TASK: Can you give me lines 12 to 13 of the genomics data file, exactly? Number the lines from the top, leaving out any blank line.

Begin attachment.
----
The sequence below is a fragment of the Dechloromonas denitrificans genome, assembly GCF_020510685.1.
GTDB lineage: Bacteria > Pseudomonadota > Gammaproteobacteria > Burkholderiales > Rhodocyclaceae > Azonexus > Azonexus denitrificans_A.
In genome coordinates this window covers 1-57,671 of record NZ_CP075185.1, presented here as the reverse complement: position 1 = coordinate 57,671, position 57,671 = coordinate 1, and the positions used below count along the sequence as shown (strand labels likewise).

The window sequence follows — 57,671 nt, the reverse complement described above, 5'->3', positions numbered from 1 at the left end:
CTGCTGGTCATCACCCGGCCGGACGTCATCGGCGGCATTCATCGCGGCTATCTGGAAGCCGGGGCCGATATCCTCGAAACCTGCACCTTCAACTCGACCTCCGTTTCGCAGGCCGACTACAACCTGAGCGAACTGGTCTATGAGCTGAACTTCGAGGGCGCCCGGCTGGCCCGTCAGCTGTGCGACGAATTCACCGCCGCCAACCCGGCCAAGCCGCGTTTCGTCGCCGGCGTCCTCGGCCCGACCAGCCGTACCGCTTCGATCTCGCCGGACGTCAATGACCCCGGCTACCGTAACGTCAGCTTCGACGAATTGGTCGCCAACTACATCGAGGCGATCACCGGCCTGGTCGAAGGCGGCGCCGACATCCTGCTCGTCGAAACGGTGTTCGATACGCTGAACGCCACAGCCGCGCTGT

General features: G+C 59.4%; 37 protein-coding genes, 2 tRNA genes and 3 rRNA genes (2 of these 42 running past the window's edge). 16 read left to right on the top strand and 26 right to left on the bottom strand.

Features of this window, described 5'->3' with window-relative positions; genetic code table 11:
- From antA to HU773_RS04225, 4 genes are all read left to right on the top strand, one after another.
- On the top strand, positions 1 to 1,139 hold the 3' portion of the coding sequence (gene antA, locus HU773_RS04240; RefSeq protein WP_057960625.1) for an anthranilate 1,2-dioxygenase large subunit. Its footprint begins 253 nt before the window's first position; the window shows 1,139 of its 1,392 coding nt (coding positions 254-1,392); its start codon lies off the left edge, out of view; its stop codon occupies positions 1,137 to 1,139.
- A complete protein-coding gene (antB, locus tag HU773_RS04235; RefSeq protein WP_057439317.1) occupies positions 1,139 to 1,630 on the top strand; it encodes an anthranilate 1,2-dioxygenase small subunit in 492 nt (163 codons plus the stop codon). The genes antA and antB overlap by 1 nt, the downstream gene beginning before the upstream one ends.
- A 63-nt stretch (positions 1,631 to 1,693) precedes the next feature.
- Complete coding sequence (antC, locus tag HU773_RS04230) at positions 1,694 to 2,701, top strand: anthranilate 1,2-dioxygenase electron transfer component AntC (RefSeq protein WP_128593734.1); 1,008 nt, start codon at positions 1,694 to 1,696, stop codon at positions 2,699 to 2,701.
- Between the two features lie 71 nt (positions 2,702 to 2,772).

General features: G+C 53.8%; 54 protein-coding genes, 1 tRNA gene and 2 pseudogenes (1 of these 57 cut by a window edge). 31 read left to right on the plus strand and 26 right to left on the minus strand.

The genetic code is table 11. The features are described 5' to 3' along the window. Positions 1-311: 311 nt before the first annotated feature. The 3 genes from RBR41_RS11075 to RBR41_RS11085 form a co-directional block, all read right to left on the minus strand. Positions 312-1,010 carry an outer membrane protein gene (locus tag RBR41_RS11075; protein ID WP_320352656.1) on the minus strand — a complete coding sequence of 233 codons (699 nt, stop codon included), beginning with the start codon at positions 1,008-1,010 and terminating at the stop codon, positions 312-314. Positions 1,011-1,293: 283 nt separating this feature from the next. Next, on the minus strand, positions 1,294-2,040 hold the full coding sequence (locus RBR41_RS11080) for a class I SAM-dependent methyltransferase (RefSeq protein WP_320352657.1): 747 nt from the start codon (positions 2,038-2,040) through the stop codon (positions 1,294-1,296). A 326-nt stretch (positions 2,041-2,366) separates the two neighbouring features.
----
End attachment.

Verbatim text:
- Complete coding sequence (antC, locus tag HU773_RS04230) at positions 1,694 to 2,701, top strand: anthranilate 1,2-dioxygenase electron transfer component AntC (RefSeq protein WP_128593734.1); 1,008 nt, start codon at positions 1,694 to 1,696, stop codon at positions 2,699 to 2,701.
- Between the two features lie 71 nt (positions 2,702 to 2,772).